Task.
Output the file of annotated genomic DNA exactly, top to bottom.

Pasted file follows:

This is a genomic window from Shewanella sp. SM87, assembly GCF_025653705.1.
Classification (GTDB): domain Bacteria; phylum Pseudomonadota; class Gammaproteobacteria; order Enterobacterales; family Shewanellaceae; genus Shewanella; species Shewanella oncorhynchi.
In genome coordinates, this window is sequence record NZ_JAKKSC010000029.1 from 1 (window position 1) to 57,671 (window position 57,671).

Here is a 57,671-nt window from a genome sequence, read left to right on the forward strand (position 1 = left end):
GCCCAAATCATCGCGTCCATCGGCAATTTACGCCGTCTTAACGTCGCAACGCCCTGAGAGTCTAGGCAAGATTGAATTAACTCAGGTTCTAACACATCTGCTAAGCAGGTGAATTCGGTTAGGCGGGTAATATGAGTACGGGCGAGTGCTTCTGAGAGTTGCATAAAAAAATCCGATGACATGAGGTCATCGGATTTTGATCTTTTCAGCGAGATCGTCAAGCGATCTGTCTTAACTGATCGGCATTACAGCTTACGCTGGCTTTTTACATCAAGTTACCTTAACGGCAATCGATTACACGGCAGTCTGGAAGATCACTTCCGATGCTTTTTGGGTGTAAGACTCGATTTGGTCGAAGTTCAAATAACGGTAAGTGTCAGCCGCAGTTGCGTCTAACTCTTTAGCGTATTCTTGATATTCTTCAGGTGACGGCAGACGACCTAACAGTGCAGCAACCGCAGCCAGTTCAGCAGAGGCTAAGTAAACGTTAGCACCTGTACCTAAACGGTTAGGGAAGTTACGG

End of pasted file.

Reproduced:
This is a genomic window from Shewanella sp. SM87, assembly GCF_025653705.1.
Classification (GTDB): domain Bacteria; phylum Pseudomonadota; class Gammaproteobacteria; order Enterobacterales; family Shewanellaceae; genus Shewanella; species Shewanella oncorhynchi.
In genome coordinates, this window is sequence record NZ_JAKKSC010000029.1 from 1 (window position 1) to 57,671 (window position 57,671).

Here is a 57,671-nt window from a genome sequence, read left to right on the forward strand (position 1 = left end):
GCCCAAATCATCGCGTCCATCGGCAATTTACGCCGTCTTAACGTCGCAACGCCCTGAGAGTCTAGGCAAGATTGAATTAACTCAGGTTCTAACACATCTGCTAAGCAGGTGAATTCGGTTAGGCGGGTAATATGAGTACGGGCGAGTGCTTCTGAGAGTTGCATAAAAAAATCCGATGACATGAGGTCATCGGATTTTGATCTTTTCAGCGAGATCGTCAAGCGATCTGTCTTAACTGATCGGCATTACAGCTTACGCTGGCTTTTTACATCAAGTTACCTTAACGGCAATCGATTACACGGCAGTCTGGAAGATCACTTCCGATGCTTTTTGGGTGTAAGACTCGATTTGGTCGAAGTTCAAATAACGGTAAGTGTCAGCCGCAGTTGCGTCTAACTCTTTAGCGTATTCTTGATATTCTTCAGGTGACGGCAGACGACCTAACAGTGCAGCAACCGCAGCCAGTTCAGCAGAGGCTAAGTAAACGTTAGCACCTGTACCTAAACGGTTAGGGAAGTTACGG